Yesterday, I introduced you to Marilyn* and Catherine* – both 58 years old with class 1 obesity.
Marilyn has struggled with her weigh most of her life and has an extensive history of weight cycling; Catherine had never dieted before.
Both participated in a 12 month study of diet and exercise and lost almost the same amount of weight (12% vs. 10%) and had similar improvements in metabolic parameters.
Interestingly, however, prior to beginning the study, there were some small but significant differences between Marilyn and Catherine.
Thus, not only did Marilyn have a slightly higher BMI (33 vs. 30), she also had more body fat (48.8 vs. 46.8%) and a substantially greater waist circumference (99.8 vs. 92.6 cm).
Although their blood pressure levels were identical, Marilyn had slightly higher insulin and leptin levels and was more insulin resistant (as measured by HOMA-IR).
Interestingly, these differences were not explained by differences in caloric intake, calories from fat, cardiorespiratory fitness (VO2max) or daily steps – all of which were virtually identical between the two women.
Thus, although the weight loss response was similar, it may be worth noting that Marilyn, with her history of weight cycling, despite similar caloric intake and physical activity levels, had a slightly less favourable metabolic profile.
Whether or not this difference can be attributed to her history of weight cycling, however, is not clear, as associations do not prove causality.
As the authors note,
“…several analyses where unintentional and intentional weight loss has been clearly distinguished have failed to show an independent association between weight cycling and risk of morbidity or mortality. Moreover, the risk of future weight gain previously associated with weight cycling was recently shown to be greater among women who employ unhealthy weight control strategies rather than ones generally encouraged in most structured behavior change programs .”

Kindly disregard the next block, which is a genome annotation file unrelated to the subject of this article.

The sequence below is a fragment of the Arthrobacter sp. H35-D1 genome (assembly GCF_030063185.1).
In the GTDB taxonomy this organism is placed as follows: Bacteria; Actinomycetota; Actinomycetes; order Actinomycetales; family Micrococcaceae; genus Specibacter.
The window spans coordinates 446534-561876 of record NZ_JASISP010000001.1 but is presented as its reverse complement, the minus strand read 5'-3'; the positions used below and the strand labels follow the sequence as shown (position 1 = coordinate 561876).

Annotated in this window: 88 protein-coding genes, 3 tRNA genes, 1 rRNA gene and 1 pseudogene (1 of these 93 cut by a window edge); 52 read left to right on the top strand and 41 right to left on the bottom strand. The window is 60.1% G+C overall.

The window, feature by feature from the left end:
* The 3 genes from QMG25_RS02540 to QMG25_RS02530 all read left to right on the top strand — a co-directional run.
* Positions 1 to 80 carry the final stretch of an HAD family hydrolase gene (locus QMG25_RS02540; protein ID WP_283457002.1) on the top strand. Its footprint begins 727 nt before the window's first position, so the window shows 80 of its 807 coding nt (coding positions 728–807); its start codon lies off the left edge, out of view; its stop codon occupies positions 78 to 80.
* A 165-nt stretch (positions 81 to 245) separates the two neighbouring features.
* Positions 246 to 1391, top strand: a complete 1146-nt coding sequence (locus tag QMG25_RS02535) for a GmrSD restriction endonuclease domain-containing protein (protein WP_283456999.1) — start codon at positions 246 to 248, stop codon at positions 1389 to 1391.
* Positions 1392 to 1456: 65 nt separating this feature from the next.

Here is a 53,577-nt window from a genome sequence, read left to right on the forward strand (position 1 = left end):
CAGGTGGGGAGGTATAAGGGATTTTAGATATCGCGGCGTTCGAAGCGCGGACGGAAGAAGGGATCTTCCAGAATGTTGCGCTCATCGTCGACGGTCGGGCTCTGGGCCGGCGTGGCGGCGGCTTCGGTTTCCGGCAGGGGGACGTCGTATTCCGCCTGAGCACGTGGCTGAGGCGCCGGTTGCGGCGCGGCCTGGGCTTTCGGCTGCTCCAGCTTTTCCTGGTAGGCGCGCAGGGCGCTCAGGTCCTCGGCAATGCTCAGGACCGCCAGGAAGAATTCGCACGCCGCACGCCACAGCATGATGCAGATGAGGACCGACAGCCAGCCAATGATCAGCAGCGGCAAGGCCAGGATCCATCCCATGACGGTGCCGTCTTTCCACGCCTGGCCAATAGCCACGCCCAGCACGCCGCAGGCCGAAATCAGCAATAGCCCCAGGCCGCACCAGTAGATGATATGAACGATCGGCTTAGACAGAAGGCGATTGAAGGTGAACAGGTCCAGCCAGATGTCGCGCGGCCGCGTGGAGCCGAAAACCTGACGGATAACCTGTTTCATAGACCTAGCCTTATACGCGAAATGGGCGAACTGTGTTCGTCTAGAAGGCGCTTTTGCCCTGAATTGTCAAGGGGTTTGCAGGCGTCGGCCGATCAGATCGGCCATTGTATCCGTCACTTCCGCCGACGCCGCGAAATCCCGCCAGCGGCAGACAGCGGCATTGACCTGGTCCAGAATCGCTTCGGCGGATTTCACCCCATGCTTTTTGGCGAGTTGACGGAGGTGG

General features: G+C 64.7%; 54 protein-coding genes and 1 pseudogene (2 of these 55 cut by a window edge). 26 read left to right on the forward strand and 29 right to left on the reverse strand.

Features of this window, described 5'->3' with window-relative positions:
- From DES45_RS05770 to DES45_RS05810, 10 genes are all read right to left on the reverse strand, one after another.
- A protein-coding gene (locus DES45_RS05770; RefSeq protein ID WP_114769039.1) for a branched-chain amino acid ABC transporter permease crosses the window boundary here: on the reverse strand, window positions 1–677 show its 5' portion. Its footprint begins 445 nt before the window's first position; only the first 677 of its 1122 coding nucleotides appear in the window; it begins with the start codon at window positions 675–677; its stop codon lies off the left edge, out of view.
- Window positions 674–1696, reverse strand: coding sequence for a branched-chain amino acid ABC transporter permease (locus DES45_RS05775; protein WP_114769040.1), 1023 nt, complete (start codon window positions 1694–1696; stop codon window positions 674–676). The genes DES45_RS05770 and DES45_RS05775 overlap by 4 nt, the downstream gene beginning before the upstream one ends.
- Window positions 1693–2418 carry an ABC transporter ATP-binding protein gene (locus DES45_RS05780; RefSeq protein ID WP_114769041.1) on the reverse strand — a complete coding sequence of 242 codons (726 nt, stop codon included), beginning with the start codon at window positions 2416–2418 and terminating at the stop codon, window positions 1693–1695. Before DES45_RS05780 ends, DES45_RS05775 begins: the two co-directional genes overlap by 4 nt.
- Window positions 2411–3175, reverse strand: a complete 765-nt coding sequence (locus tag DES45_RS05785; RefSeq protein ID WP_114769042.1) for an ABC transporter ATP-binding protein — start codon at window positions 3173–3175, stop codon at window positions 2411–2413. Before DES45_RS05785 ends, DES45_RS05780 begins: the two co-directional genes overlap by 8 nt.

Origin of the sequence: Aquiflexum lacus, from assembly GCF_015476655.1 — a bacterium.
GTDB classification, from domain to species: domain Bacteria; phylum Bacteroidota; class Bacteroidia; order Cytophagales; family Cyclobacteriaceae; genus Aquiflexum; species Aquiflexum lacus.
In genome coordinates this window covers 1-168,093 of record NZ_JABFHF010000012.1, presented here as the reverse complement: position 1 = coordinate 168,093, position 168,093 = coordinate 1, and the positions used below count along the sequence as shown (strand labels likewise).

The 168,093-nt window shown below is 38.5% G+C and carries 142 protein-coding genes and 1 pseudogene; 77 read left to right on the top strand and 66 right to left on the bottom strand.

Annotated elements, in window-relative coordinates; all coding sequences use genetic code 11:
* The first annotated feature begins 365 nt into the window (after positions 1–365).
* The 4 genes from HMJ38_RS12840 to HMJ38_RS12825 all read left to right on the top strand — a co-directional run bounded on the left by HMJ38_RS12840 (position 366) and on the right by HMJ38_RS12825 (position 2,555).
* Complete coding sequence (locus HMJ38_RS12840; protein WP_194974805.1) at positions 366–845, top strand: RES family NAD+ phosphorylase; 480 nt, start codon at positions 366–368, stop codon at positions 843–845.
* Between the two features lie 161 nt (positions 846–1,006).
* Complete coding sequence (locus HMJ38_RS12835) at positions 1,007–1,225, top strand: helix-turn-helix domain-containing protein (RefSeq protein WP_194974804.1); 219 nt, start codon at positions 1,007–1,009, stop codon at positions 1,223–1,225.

Thus, it may not be an issue of whether or not you have weight cycled that matters but rather the methods employed to do so.
These findings are important given the common narrative that weight cycling may be detrimental to physical health (obviously, this study (not any studies that I am aware of) address the potential negative impact of weight cycling on mental health, including self-esteem and body-image).
Would I advise either Marilyn or Catherine to lose weight if I saw them in my office?
Both appear rather healthy (EOSS 0/1) and I would see no urgency in recommending weight loss to either of them. Nevertheless, both Marilyn and Catherine could probably benefit from improving their cardiorespiratory fitness and perhaps increasing their daily steps (both of which happened during the course of the intervention).
Thus, in summary, I concur with the authors that:
“..a history of weight cycling does not impede successful participation in lifestyle interventions or alter the benefits of diet and/or exercise on anthropometric and metabolic outcomes in women. Thus, a history of unsuccessful weight loss should not dissuade an individual from future attempts at weight loss or diminish the role of a healthy diet and regular physical activity in successful weight management.”
As for the risks of weight cycling – I guess, at least metabolically speaking, it may well harbour less risk than we previously thought – although the psychological impact of losing and regaining weight may be something that will require further study.
I’d certainly appreciate hearing from my readers regarding their experiences and thoughts on yo-yo dieting.
*The characteristics of Marilyn and Catherine are based on the average characteristics of the non-cylcer and severe-cycler participants in this study.
Mason C, Foster-Schubert KE, Imayama I, Xiao L, Kong A, Campbell KL, Duggan CR, Wang CY, Alfano CM, Ulrich CM, Blackburn GL, & McTiernan A (2013). History of weight cycling does not impede future weight loss or metabolic improvements in postmenopausal women. Metabolism: clinical and experimental, 62 (1), 127-36 PMID: 22898251